4 weeks, Fall 2016
Responsible for animation and video editing. Collaboration on concept development.
Swivel is a smart chair that collects data using weight sensors to improve the workplace environment. Swivel can monitor occupant's sitting habits to enhance employee health, prevent security risks, utilize workplace, and support flexible working environment.
Many UX projects begin from studying people's needs. However, sometimes companies have a technology that they want to exploit. The prompt was to select a technology and find a good intersection between a target set of users and the abilities of the selected technology. Among the list, we chose a weight sensor.
So, how can we use a weight sensor to create value?
Considering the capabilities and limitations of weight sensors, each of us generated ideas that can deliver value by implementing this technology.
One of our team member Shannon brought us an idea for an office chair that detects how long user has been sitting and prompt to stand. Since ergonomics is a big concern for many companies, we agreed that a smart chair can make an effective pitch addressing the health problems in the workplace.
However, I thought the argument on why it had to be a chair needed to be stronger. Why not utilize other technologies to detect how long user has been sitting? What can a smart chair do more than that?
Then, we went back and observed activities and behaviors related to office chairs in the workplace to ask the following questions:
We expanded our initial focus on weight sensors to a smart chair concept. From there, we went for a second round of matchmaking.
We conducted more research on the pain points of the office space that the smart chair concept can resolve. Among many, above are the opportunities that we decided to focus on.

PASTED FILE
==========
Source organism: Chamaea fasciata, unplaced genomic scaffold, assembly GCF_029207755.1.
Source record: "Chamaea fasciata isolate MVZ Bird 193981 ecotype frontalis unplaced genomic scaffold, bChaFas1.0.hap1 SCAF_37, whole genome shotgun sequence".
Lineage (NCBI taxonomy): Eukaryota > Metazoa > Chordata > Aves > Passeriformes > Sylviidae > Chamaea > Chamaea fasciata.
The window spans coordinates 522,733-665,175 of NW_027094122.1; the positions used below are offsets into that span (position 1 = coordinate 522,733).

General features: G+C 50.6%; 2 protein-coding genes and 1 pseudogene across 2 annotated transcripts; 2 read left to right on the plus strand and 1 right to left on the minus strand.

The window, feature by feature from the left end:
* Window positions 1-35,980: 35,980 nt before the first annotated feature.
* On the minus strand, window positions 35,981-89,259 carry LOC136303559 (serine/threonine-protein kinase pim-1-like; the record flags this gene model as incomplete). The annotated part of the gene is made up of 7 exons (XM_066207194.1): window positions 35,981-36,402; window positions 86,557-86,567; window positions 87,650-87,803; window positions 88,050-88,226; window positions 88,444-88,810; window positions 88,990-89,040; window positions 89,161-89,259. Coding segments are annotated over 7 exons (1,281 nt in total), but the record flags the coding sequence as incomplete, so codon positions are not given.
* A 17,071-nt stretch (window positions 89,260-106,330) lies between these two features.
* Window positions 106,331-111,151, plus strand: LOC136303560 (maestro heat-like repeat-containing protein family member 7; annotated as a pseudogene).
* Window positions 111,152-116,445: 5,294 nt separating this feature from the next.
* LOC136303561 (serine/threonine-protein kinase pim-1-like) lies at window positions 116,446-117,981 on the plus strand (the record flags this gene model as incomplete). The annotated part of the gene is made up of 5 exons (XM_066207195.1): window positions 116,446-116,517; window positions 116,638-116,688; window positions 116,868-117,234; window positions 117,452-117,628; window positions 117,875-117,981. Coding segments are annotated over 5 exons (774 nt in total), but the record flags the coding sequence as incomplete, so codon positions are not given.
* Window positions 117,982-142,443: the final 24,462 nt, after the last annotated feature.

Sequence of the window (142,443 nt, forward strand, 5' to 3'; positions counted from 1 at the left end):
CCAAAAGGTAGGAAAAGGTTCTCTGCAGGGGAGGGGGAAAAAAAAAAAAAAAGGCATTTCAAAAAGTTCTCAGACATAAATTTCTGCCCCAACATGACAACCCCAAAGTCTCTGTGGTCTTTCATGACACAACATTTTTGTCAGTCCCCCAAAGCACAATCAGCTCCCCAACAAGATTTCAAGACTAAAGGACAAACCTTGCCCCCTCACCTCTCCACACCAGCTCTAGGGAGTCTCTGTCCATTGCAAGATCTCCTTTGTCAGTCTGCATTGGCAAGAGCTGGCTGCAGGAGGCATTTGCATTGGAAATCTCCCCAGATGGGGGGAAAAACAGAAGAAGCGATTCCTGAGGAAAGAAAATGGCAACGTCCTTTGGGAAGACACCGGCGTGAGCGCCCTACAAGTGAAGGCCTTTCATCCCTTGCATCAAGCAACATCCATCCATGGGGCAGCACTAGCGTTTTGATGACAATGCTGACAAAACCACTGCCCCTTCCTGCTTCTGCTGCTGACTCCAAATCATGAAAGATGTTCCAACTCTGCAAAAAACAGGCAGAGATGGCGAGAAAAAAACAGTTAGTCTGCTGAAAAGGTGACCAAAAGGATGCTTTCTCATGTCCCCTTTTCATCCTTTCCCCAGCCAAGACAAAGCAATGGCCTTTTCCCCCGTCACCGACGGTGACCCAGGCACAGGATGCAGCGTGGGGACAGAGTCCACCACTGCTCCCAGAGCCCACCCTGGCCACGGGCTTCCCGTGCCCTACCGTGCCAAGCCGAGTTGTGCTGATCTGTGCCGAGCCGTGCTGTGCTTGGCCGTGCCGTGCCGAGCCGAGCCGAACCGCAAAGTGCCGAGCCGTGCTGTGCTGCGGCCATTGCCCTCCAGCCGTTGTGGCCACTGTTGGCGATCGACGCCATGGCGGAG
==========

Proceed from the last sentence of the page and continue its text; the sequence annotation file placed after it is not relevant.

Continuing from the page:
By touching these different opportunities that the smart chair can solve, our concept became stronger and more desirable. We named our product Swivel and created a Kickstarter video to narrate Swivel's roadmap.
final product video
When the user leaves the seat for a period of time, Swivel automatically locks the screen to avoid security risks. Swivel can also be incorporated in the log-in process for two-factor authentification since it can identify who is in the chair.
Swivel can detect how many seats are occupied in the room and when it is occupied. Companies can use this data to monitor if the workspace is used efficiently and if there is an opportunity to adjust the facility to create a better environment.
Through machine learning, Swivel is able to identify who is in the seat. When the user sits down, it automatically loads their personal desktop from the cloud.
Swivel monitors user's posture and alerts suggestions. It detects how long user has been sitting and gives reminders to stand up and move around at regular intervals.
At the end of the project, all students in the class were given imaginary $5000 to invest on other student projects. Swivel was top funded in the weight sensor category and 2nd highest overall, receiving over $40K investment. As a Kickstarter project, the main goal was to match contexts where weight sensors could be utilized and I think we successfully pitched its potential.
I really wish we had done more research for this project. If there was more time, we could have done contextual inquiries in an actual office space with employees and conduct interviews with members of a startup or experts in ergonomics.